Dr. Conway says, "We plan to look at exposure to drugs in adolescence and the impact of that exposure on subsequent patterns of drug use and risk for addiction. Individual vulnerabilities that appear in early adolescence, for example, might reveal prime targets for intervention."

line graph that displays the higher influence of family environment in early life and higher influence of genetics later in life on likelihood of substance abuse Substance Use Influenced More by Family Environment Early in Life and Genetics Later On: With NIDA funding under the auspices of DESPR, researchers examined 1,796 pairs of male twins from the Virginia Adult Twin Study of Psychiatric and Substance Use Disorders. The vertical axes represent the contribution of genetic effects, family, or individual environment to observed variations in liability to drug use. The width of the colored lines at each point is one standard error, a measure of statistical uncertainity, above and below the point estimate.

The Services Research Branch

The goal of the Services Research Branch is to identify the most effective ways to organize, manage, finance, and deliver high-quality drug abuse prevention and treatment and related health services. The branch chief is Dr. Redonna Chandler.

This branch has overseen NIDA-funded studies demonstrating the value of drug and alcohol treatment services, particularly those integrated into comprehensive health care systems. For example, this research has shown that timely alcohol-counseling sessions for trauma patients can increase the number of participants entering alcohol treatment and dramatically reduce their alcohol consumption after they are released from the hospital. NIDA-funded work is now testing these approaches for drug abusers who receive care in trauma centers, emergency departments, and general medical settings.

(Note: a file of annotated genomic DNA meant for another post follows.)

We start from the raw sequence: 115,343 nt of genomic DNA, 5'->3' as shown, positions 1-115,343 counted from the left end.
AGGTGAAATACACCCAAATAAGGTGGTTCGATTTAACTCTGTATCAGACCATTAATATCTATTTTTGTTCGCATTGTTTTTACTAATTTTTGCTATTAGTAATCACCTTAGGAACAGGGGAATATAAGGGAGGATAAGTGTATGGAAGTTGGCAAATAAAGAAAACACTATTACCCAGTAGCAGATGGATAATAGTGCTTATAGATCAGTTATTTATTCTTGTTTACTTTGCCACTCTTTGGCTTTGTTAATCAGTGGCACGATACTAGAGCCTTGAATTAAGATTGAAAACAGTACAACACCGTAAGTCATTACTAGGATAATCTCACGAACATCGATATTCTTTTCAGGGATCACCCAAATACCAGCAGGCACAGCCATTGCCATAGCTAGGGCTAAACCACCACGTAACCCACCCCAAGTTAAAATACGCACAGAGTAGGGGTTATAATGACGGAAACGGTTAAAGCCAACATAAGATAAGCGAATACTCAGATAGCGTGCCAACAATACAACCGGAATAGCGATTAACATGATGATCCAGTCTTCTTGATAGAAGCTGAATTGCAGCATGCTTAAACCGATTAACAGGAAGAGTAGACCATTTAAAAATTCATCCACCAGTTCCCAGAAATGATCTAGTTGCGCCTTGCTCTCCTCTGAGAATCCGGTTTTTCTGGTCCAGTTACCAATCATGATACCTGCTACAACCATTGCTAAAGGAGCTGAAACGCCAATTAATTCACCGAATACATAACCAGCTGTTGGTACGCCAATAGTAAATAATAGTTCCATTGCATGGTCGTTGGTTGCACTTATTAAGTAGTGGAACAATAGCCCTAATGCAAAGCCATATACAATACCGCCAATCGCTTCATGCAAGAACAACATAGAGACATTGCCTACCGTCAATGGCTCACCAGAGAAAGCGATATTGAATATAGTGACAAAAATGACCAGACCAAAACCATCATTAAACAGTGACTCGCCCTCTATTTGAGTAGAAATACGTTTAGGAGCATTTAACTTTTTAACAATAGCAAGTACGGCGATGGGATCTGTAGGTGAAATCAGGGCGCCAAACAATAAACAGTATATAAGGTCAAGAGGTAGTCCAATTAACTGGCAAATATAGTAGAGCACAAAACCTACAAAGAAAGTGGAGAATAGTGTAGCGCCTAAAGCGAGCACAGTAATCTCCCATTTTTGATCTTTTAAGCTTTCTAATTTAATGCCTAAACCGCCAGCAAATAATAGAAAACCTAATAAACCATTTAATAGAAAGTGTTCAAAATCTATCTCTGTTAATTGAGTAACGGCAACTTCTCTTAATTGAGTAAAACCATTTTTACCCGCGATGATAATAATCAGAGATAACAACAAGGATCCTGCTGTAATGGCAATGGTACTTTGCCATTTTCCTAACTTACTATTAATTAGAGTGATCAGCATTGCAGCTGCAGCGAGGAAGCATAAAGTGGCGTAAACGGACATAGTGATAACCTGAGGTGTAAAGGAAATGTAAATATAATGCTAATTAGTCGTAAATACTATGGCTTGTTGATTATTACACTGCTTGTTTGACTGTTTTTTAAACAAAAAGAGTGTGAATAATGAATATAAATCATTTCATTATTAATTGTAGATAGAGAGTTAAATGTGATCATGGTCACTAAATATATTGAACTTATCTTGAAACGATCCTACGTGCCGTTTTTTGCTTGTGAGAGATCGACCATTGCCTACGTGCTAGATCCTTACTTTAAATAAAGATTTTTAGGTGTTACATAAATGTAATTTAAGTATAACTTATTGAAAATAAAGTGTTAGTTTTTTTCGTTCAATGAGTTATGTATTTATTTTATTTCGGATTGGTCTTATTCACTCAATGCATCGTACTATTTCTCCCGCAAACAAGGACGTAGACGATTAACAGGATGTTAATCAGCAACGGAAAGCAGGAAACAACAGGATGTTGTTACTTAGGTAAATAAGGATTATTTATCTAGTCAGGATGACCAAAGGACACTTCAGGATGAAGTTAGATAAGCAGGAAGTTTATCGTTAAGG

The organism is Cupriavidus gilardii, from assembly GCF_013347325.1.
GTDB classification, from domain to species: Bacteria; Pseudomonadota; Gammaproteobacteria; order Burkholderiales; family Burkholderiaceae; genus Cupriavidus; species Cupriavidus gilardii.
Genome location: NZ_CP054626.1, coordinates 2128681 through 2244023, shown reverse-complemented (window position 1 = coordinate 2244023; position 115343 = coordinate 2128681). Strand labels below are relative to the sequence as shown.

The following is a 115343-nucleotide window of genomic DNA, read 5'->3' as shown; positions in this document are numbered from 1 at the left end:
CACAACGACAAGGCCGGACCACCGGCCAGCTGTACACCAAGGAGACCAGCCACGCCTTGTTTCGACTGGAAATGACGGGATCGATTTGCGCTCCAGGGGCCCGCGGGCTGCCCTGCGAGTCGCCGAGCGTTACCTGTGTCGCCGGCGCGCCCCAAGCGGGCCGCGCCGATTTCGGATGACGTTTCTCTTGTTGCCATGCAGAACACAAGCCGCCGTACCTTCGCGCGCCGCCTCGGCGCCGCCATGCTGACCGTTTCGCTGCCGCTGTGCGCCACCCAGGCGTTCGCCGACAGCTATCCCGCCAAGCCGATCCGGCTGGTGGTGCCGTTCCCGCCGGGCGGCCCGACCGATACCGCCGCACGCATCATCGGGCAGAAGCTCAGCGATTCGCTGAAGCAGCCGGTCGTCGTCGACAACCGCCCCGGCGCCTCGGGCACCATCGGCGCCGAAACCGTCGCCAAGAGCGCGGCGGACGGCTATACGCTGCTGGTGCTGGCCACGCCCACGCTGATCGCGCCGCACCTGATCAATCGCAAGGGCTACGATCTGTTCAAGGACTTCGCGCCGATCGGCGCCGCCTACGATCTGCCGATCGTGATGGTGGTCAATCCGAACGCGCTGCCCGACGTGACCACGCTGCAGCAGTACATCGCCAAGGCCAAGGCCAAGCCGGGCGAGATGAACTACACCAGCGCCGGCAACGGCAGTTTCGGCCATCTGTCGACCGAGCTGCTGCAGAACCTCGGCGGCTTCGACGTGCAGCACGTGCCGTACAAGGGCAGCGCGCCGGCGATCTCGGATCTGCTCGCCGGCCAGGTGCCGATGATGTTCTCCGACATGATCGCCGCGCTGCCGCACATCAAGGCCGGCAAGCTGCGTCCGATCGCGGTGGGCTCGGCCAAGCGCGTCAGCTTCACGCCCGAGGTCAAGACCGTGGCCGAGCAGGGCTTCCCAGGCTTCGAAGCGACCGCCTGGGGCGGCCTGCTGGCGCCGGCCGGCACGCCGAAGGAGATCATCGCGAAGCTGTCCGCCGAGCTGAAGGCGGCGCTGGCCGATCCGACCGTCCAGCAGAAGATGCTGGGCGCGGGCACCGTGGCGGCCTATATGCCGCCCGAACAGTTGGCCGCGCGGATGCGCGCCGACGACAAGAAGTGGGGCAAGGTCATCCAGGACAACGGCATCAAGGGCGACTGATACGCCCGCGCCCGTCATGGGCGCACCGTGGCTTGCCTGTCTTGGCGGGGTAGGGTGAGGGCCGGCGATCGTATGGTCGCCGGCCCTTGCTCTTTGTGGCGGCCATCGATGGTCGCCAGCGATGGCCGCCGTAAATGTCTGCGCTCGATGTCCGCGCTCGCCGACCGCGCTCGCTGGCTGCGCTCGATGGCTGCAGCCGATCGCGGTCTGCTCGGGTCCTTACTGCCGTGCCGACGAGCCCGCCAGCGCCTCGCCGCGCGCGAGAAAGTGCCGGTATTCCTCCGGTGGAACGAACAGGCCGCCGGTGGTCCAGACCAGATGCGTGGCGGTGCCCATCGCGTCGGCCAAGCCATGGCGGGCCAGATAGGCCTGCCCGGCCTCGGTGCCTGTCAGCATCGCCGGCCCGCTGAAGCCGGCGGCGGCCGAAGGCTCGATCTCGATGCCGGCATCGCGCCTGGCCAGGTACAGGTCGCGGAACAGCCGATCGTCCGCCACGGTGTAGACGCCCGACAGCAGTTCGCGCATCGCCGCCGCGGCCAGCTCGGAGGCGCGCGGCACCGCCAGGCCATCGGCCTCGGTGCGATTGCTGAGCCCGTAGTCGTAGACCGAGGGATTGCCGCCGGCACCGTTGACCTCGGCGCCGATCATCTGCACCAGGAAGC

The Prevention Research Branch

Under the leadership of Drs. Elizabeth Robertson and Eve Reider, the Prevention Research Branch focuses on developing, testing, and applying interventions to deter drug use initiation or progression to abuse and dependence, as well as the transmission of HIV among drug-using populations.

The branch's current projects include several that address the well-documented link between aggressive behavior in a child's early school years and increased risk of problems later in life. "These are the kids who are alienated from classmates as soon as they start school," Dr. Compton says. "They fall in with other children who are at risk and adopt behaviors that make drug abuse more likely." The branch oversees research on programs designed to reduce aggressive behavior and facilitate children's effective functioning in school right from the start. The results indicate that interventions limited to high-risk children and interventions delivered to all children in a school regardless of their risk status can both be effective.

Challenges Across the Branches

DESPR also studies the interplay between drug use and other problems, such as mental or psychological disorders and HIV infection. These challenges involve all of the division's branches. "Human behavior is multifaceted and complex. Problem behaviors are not isolated factors that can be addressed in a vacuum," Dr. Compton says.

All three DESPR branches address the challenge of improving strategies for reducing HIV among drug abusers and their contacts. NIDA-funded research supervised by the Prevention Research Branch, for example, demonstrated that peer-educator outreach and the distribution of sterile injection equipment can lower the incidence of HIV infection. That 3-year study took place along the China-Vietnam border.

In a study overseen by the Epidemiology Research Branch, researchers at Yale University concluded that the public health and economic benefits of routine HIV testing in many medical settings would far outweigh the costs. Implementation of such testing may be more acceptable to the public than previously because stigmatization of infected individuals has eased.

A project under the auspices of the Services Research Branch showed that over more than a decade, outpatient drug treatment programs increasingly provided HIV testing and related services, but there is still a distance to go. "We know everyone entering drug treatment should be tested for HIV," Dr. Compton says, "but that is not happening yet."